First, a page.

Nets struggle to forge identity ala CBS and Fox
Network feuds have historically arisen for sundry reasons, from personality clashes to skirmishes over the same slice of primetime real estate.
After trading verbal barbs during Ben Silverman’s brief stay at NBC, a conflict of the latter variety could be brewing between his former network and ABC, though the tension might be less personal than pragmatic.
Television is no longer a zero-sum game, in strict “for me to win at 8 p.m., you have to lose” terms. But it is a landscape of finite resources — including advertiser loot, cultural buzz and claims upon the audience prone to commit to series — and with CBS and Fox each staking out their own distinctive turf, ABC and NBC appear stuck in the middle with each other.
Part of this scenario stems from simple logistics. Fox doesn’t program the 10 p.m. hour, and ventures into terrain almost unimaginable for its rivals, from a primetime animation block to the musical “Glee.”
CBS’ decision to open a comedy front Thursday by moving “The Big Bang Theory” is clearly designed to capitalize on NBC’s weakness with its sitcoms. Beyond that, though, the most-watched and oldest-skewing network has shrewdly stuck to its knitting, carving out its own turf with a roster heavily reliant on crime.
NBC endured the role of network punching bag during Jay Leno’s misguided foray into primetime. Since moving to rectify that mistake in March, the Peacock network has stressed how its 10 p.m. performance — even with a patchwork lineup — was instantly competitive with ABC, which has struggled to gain steady toeholds in that hour. (“Castle” emerged as a rare bright spot, gradually catching on thanks to a well-choreographed lead-in from “Dancing With the Stars.”)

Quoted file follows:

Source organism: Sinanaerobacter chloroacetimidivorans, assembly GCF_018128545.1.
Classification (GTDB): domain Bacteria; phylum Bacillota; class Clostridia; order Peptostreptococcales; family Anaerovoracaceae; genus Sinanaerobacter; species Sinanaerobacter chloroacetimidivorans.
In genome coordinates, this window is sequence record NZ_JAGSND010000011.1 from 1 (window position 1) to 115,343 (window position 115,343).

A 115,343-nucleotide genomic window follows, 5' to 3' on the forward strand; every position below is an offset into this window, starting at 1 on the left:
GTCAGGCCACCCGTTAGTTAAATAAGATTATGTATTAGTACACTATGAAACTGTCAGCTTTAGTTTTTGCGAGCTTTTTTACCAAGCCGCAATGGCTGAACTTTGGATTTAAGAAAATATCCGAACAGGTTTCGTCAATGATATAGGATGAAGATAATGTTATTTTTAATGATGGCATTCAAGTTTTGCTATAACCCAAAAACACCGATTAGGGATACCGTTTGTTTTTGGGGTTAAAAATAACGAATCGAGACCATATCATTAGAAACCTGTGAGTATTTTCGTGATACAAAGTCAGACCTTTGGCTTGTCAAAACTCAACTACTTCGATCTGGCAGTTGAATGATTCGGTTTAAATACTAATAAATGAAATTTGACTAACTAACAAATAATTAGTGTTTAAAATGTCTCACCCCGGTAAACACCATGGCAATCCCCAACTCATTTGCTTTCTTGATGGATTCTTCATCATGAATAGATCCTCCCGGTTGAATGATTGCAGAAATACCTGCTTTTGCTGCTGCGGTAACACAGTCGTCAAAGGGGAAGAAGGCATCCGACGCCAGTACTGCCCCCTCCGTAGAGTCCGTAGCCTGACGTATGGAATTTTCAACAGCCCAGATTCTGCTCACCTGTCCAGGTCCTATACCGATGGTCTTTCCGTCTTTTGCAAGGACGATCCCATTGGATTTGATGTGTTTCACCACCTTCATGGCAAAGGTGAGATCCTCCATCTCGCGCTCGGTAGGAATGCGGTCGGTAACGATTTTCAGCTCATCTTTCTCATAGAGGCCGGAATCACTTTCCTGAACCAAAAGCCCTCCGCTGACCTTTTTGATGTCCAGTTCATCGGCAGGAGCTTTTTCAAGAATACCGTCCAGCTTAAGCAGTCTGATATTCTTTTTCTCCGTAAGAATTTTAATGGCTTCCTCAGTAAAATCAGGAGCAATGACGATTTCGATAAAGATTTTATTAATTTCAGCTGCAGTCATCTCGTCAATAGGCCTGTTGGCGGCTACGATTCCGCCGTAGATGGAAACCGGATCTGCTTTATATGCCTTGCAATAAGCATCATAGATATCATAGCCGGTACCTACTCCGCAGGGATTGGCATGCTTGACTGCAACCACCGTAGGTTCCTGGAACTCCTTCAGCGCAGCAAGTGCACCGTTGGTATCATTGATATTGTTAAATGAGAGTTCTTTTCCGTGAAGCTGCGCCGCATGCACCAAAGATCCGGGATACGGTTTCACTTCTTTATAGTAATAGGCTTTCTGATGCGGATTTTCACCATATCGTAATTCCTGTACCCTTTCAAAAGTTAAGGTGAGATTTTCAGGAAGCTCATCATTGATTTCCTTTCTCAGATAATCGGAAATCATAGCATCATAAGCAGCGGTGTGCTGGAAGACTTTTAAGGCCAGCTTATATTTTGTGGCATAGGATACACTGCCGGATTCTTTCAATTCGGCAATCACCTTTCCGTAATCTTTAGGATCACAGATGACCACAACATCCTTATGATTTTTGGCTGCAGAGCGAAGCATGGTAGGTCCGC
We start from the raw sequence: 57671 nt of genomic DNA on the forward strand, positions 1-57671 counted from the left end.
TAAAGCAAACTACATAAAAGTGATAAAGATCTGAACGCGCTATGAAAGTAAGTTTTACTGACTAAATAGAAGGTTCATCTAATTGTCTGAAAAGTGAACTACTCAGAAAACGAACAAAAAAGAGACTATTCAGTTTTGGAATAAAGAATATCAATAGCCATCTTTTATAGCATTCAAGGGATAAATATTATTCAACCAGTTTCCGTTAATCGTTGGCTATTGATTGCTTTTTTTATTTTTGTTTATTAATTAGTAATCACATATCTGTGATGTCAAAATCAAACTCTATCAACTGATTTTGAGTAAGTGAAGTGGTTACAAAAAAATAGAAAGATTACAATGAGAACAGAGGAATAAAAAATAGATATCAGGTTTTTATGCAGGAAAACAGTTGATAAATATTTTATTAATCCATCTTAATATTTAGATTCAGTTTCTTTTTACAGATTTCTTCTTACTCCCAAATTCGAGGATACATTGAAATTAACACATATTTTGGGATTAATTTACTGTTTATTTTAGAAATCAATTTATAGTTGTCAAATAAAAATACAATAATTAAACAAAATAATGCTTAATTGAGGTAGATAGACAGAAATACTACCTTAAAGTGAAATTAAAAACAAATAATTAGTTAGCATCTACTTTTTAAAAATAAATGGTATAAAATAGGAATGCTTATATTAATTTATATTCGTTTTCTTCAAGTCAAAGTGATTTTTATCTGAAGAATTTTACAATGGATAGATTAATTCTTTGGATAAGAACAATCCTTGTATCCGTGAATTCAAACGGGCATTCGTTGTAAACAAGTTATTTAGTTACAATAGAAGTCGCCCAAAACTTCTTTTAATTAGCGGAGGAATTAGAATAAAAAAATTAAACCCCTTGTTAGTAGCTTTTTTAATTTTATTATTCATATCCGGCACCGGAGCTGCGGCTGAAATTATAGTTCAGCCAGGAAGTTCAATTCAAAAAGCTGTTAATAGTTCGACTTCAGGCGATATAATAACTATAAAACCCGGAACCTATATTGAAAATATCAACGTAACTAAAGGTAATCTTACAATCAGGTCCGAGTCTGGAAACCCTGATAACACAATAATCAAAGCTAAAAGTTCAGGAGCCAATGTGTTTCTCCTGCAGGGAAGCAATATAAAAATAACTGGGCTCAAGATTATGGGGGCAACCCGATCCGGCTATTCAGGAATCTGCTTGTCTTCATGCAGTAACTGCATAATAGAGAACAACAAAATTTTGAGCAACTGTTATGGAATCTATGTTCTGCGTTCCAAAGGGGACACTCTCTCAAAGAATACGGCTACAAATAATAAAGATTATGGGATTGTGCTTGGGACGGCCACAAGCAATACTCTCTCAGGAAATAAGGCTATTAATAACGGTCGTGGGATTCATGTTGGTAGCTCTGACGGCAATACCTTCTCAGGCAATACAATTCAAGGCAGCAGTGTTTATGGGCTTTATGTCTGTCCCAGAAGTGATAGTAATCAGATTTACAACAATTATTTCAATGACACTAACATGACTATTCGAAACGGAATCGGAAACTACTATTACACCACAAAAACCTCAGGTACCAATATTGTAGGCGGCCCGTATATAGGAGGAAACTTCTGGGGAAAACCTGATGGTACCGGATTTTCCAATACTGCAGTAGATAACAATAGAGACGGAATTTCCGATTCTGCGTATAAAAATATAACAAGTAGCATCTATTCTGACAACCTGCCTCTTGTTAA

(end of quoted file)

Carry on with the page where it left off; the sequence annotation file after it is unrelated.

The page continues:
ABC Entertainment prez Stephen McPherson cited the need to “attack 10 p.m.” as a primary goal during his upfront presentation. NBC is doing much the same, sending four new weeknight hours into battle in the fall.
In terms of style, after flirting with edgy, trendsetting dramas, NBC and ABC each appear to have retreated to something closer to a meat-and-potatoes strategy — a bit more comfort food, perhaps, for recessionary times.
Both look determined to launch procedurals with a slightly hipper spin. At a glance, many of their new series feel interchangeable, as if they’d potentially fit on either network, whether that’s NBC’s relationship show “Love Bites” or ABC’s medical drama “Off the Map.”
Put NBC’s and ABC’s lineups side by side, and structural similarities stand out as well. For example, both rely on a two-hour reality show early in the week (“The Biggest Loser,” “Dancing”); both have a midweek comedy block anchored by one genuine hit (“The Office” and “Modern Family”), surrounded by others of questionable strength; and both schedule a Friday that consists of a reality show, new drama and newsmagazine.
And while new blood is always coveted, each could seriously use the momentum a new hit would provide.
Granted, this anticipated friction has a long way to go in matching CBS and NBC during the late 1990s, when then-entertainment chiefs Leslie Moonves and Warren Littlefield colorfully sparred with each other — using an eager press (sigh, those were good times) as a conduit.
The folks currently running ABC and NBC are a study in contrasts. McPherson is known for his fiery temper (his boss, Anne Sweeney, described him as “passionate and fearless” during the upfront), and didn’t hide his disdain for Silverman or the Leno move. While ABC and other broadcasters are trying to “put on great material,” he told reporters last summer, NBC “seems to be kind of doing their own thing.”
NBC U TV Entertainment Chairman Jeff Gaspin — tasked with climbing out of a hole he didn’t dig — is more cool and calculating, but the two already tangoed in January, when Gaspin irked McPherson by referring to ABC’s declines (ABC accused him of fuzzy math) at 10 p.m.
Modern TV is hardly a two-horse race, but occasional missteps notwithstanding, CBS and Fox are running in clearly marked lanes. As for ABC and NBC, each could use a strong break as the upfront gates open — and the flag is up.